Rough draft

Yes, we need civility and positive constructive speech.  And we need an adult to lead the way.  There is no more influencing or visible source for that than the President.  I believe the President should be unyielding in standing for civility and especially being the example of it.  The President, though he can blame others, would best be responsible for the end result happening, with no excuses - or, as Harry Truman said, "the buck stops here."  

I would call on the President to correct his behavior and to stand strongly for, and to be a great example of, civility, cooperation, and constructiveness.  Yes, we can use blame and criticism for political purposes, but it is at great peril for the American people.


January 13, 2011

"And much -- much of this process...

... of debating what might be done to prevent such tragedies in the future is an essential ingredient in our exercise of self- government.

But at a time when our discourse has become so sharply polarized, at a time when we are far too eager to lay the blame for all that ails the world at the feet of those who happen to think differently than we do, it's important for us to pause for a moment and make sure that we're talking with each other in a way that -- that heals, not in a way that wounds.

But what we cannot do is use this tragedy as one more occasion to turn on each other.

That we cannot do.

That we cannot do.

As we discuss these issues, let each of us do so with a good dose of humility. Rather than pointing fingers or assigning blame, let's use this occasion to expand our moral imaginations, to listen to each other more carefully, to sharpen our instincts for empathy, and remind ourselves of all the ways that our hopes and dreams are bound together. After all...

Let's make sure it's not on the usual plane of politics and point-scoring and pettiness that drifts away in the next news cycle.

The loss of these wonderful people should make every one of us strive to be better, to be better in our private lives, to be better friends and neighbors and co-workers and parents.

And if, as has been discussed in recent days, their death helps usher in more civility in our public discourse, let us remember it is not because a simple lack of civility caused this tragedy -- it did not -- but rather because only a more civil and honest public discourse can help us face up to the challenges of our nation in a way that would make them proud.

And I believe that, for all our imperfections, we are full of decency and goodness and that the forces that divide us are not as strong as those that unite us."


Though I know he is a good man, he has not even come close to following his own admonitions.

I know he is under extreme pressure and in a negative environment, but, I believe, we are looking for him to be "the adult in the room" - and the President does not seem to be one.  There are only a few, but I had hoped he would be one of them.

The man who says he wants to unite us has divided us more than any time I can remember.  The rhetoric is good, the follow through is not.

Accusing Republicans of holding a gun to the head of the American people

Obama is the first president since Richard Nixon to personally launch verbal assaults on his enemies.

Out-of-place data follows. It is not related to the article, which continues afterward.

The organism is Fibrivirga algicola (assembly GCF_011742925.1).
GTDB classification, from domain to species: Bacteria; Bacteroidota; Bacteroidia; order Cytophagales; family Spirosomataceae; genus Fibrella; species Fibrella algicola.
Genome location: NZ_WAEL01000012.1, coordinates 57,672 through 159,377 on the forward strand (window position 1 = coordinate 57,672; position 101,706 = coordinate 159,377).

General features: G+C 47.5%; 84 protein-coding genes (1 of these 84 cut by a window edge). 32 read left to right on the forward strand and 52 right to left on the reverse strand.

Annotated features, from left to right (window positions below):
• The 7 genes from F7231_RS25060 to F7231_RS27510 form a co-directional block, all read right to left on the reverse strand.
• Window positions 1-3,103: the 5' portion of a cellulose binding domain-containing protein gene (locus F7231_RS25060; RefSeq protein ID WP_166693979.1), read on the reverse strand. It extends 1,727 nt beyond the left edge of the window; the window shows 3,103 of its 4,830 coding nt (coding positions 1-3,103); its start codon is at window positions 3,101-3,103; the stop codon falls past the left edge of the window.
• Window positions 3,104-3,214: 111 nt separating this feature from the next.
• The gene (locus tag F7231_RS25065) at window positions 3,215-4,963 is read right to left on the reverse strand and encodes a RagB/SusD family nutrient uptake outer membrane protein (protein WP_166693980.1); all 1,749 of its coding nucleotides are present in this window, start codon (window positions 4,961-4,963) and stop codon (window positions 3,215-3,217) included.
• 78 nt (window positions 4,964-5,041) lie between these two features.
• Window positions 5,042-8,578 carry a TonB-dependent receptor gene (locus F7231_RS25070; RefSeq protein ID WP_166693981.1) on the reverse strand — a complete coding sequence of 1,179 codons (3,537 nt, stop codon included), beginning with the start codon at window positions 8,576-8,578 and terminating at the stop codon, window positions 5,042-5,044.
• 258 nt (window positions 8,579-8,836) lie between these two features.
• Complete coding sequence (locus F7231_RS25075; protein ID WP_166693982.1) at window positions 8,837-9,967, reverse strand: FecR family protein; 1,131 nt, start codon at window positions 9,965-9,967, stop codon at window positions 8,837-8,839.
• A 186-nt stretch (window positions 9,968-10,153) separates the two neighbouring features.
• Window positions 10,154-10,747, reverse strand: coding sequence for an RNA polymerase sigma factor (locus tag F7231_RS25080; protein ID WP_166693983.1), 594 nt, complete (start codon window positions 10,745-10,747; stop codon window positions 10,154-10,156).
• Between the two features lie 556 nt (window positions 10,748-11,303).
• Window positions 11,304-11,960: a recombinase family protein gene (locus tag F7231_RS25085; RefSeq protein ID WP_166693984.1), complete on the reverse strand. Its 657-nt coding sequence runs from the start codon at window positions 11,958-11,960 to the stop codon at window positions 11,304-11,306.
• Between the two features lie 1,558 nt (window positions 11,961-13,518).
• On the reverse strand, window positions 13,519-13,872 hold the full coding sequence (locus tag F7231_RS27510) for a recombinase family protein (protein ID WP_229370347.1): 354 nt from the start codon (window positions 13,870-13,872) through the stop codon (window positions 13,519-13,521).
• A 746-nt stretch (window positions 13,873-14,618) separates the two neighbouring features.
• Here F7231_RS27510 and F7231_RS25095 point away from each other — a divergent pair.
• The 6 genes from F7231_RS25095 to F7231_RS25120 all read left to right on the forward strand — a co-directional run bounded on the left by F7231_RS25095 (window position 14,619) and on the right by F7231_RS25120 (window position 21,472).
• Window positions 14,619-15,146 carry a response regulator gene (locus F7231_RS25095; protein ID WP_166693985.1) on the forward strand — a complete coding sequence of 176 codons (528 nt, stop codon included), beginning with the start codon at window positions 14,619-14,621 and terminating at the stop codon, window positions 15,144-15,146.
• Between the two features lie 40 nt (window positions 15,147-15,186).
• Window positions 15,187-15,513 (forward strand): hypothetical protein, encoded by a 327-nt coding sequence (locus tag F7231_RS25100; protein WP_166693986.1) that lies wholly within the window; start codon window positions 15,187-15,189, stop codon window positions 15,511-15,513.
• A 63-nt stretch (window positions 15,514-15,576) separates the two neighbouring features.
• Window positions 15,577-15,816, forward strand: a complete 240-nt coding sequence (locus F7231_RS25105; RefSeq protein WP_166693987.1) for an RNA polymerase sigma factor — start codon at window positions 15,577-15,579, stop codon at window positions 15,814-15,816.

"Don't think we're not keeping score, brother," Obama famously told Rep. Peter DeFazio, a Democrat from Oregon.

Univision radio, Obama urged Hispanic votes for Democrats, and said: "If Latinos sit out the election instead of, 'we're going to punish our enemies and we're going to reward our friends who stand with us on issues that are important to us'

Talks on extending tax cuts:  It's tempting not to negotiate with hostage takers

That "tells me they are more interested in politics ... than they are in solving the problem."

I'm a warrior for the middle class.

Blames GOP for debt limit battle, budget battle, immigration reform vailure,

"I did not run for office to be helping out a bunch of fat cat bankers on Wall Street,"

And much, much more.  Not being an adult by any stretch of the imagination.


Jimmy Hoffa, September 5, 2011, right before the President spoke:

"We got to keep an eye on the battle that we face: The war on workers. And you see it everywhere - it is the Tea Party. And you know there is only one way to beat and win that war. The one thing about working people is that we like a good fight. And you know what? They've got a war, they got a war with us and there's only going to be one winner. It's going to be the workers of Michigan, and America. We're going to win that war," Jimmy Hoffa Jr. said to a heavily union crowd.

President Obama, this is your army. We are ready to march. Let's take these sons of bitches out and give America back to an America where we belong."

Perhaps in the understandable fear of political loss, the President did not speak up and stand for what he said, in the Tucson speech, that he wanted us to live into. 

Later, when there were one or two people in a large audience who booed a comment from a gay soldier , blamed the Republican candidates for not addressing that and for prejudice against gays, although no one knows if the reaction was to the content only (which is much more logical) - but he appears to have manipulated it.  "We don't believe in standing silent when that happens", he says, while standing silent after the Hoffa speech.


Biden was at an AFL-CIO rally when he told union members: “You are the only folks keeping the barbarians from the gates…the other side has declared war on labour’s house.”  (Obama was present at the same rally, but said nothing.)


It is not a valid reason to say, like a child would, "well, the other side did it".